The cover story was constructed with the aim of making immediately clear to each participant both the experimenter’s cynicism and also the dangers of sensory deprivation. It began with the experimenter, a psychologist in his early 30s, referring to the anxiety, depression, and hallucinations observed among participants in his previous study after 24 hours of sensory isolation. He also mentioned that he had forbidden some participants to withdraw from the study even when they asked him to be released.

The experimenter continued by saying that his goal was to replicate that previous research, this time for a much longer period of 72 hours. “In all honesty,” he added, “I am a little worried myself, but… if I were to put the safety of a human being in one pan of the scales and my career in the other, this latter would certainly carry the greater weight.”

The focus then shifted onto the duty of scientists to inform potential participants of foreseeable risks associated with the study. The experimenter, however, consistent with his unfair practices of doing research, reasoned that he would instead just tell prospective participants how exciting a sensory deprivation experience could be. Then, turning to each participant with his formal request for his or her assistance in this deceptive and unethical program of research: “You will help me with this study by writing an enthusiastic message. My idea is to publish it in our University newspaper.”

At this point, the experimenter left the room on some reasonable pretext that provided the participant time to reflect in solitude on the decision s/he was now facing. He returned 2 minutes later and invited the participant to sit in front of the computer and type out their persuasive message. Instructions were displayed on the monitor and paraphrased by the experimenter; they read as follows: “To complete the task, you are required to use at least one of the following adjectives: exciting, incredible, great, superb. Also, you can’t make reference to the negative effects of sensory deprivation.”

The participant was then left alone for five minutes, after which the experimenter reentered the room with a woman introduced as a colleague, and he then left the scene. This second psychologist completed the procedure by administering the RWA scale followed by an extensive debriefing. Each session lasted about 40 minutes.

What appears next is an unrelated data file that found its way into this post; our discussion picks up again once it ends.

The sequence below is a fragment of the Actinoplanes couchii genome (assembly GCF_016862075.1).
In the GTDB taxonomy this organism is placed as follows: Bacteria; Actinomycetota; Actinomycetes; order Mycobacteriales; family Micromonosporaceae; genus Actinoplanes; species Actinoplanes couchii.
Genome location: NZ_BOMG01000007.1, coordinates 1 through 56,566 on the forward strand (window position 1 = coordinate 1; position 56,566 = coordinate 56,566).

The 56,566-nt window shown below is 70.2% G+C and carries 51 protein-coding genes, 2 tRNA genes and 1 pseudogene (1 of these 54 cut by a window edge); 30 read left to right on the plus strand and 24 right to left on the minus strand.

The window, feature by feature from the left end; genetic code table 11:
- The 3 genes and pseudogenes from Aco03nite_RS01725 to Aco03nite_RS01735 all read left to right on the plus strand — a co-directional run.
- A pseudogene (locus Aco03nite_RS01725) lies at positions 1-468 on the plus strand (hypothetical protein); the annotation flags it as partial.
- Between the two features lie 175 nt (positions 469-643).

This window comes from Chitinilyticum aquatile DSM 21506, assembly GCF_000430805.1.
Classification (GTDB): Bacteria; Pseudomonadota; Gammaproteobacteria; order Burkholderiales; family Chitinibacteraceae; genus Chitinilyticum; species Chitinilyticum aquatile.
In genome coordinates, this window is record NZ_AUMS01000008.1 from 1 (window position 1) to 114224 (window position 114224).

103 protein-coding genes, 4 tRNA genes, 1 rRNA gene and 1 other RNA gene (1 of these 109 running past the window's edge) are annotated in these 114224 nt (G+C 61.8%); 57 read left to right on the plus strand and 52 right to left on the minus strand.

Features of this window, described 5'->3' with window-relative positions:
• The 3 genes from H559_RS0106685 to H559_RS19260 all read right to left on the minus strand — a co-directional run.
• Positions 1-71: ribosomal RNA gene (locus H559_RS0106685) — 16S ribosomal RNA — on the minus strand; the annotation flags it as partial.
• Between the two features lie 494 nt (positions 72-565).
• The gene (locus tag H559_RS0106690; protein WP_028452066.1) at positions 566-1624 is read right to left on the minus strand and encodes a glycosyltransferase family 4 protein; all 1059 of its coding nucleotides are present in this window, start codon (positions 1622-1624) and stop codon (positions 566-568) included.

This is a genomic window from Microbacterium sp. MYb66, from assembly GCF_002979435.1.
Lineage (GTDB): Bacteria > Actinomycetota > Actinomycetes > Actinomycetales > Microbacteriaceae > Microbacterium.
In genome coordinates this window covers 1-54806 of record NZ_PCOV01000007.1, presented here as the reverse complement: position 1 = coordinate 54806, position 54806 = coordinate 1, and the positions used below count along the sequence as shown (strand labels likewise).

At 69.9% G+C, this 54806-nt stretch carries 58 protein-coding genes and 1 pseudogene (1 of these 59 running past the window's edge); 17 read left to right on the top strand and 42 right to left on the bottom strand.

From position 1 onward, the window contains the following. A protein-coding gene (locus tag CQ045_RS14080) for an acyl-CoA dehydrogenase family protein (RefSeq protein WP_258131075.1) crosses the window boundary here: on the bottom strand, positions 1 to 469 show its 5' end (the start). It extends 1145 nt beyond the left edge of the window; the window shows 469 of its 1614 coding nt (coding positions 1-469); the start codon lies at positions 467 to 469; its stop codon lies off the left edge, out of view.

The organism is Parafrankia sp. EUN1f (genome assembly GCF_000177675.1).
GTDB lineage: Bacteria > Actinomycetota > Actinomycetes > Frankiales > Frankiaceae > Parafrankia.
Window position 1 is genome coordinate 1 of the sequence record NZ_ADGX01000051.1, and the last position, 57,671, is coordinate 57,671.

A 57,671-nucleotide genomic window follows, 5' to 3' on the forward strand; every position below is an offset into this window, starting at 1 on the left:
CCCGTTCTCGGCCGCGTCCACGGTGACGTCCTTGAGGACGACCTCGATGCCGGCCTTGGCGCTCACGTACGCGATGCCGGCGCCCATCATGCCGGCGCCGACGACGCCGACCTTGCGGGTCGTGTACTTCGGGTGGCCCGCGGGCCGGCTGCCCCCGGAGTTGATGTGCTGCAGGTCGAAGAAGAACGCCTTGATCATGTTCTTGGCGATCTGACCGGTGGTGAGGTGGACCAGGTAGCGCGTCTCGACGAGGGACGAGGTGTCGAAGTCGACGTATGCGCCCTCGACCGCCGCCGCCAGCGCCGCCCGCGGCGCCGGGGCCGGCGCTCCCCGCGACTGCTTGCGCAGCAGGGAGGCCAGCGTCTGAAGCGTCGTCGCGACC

Hypothetical Scenario

In this condition, the only one conducted outside of the laboratory, participants were asked to sit in a quiet place and were individually given a detailed written description of the procedure used in the Control condition (described above). On completion of the task of indicating how they believed they would react, participants were thanked and dismissed.

Social Modeling

One naive participant and two female confederates entered the laboratory. The procedure was identical to that described in the Control condition until the experimenter announced that his career was more important to him than the safety of a human being. At that point, the first confederate said that she did not want to have anything to do with this study. “I will give you your money back… here they (the euro payment) are. What you say is unfair, it is totally wrong!” The experimenter went on to explain that he would tell prospective participants how exciting a sensory deprivation experience could be. It was then that the second confederate intervened: “Your way of doing research is not ethical at all.” As the procedure progressed, the second confederate took the floor again to say she would not sit in front of the computer and, later on, that she would rather leave than write a deceptive message. The last difference with the Control condition was that the naive participant, unless her/his disobedience had openly occurred, spent the period assigned for the task sitting alongside the two confederates, who once more expressed their ethical concerns and, of course, refused to write the message.

Remote Social Modeling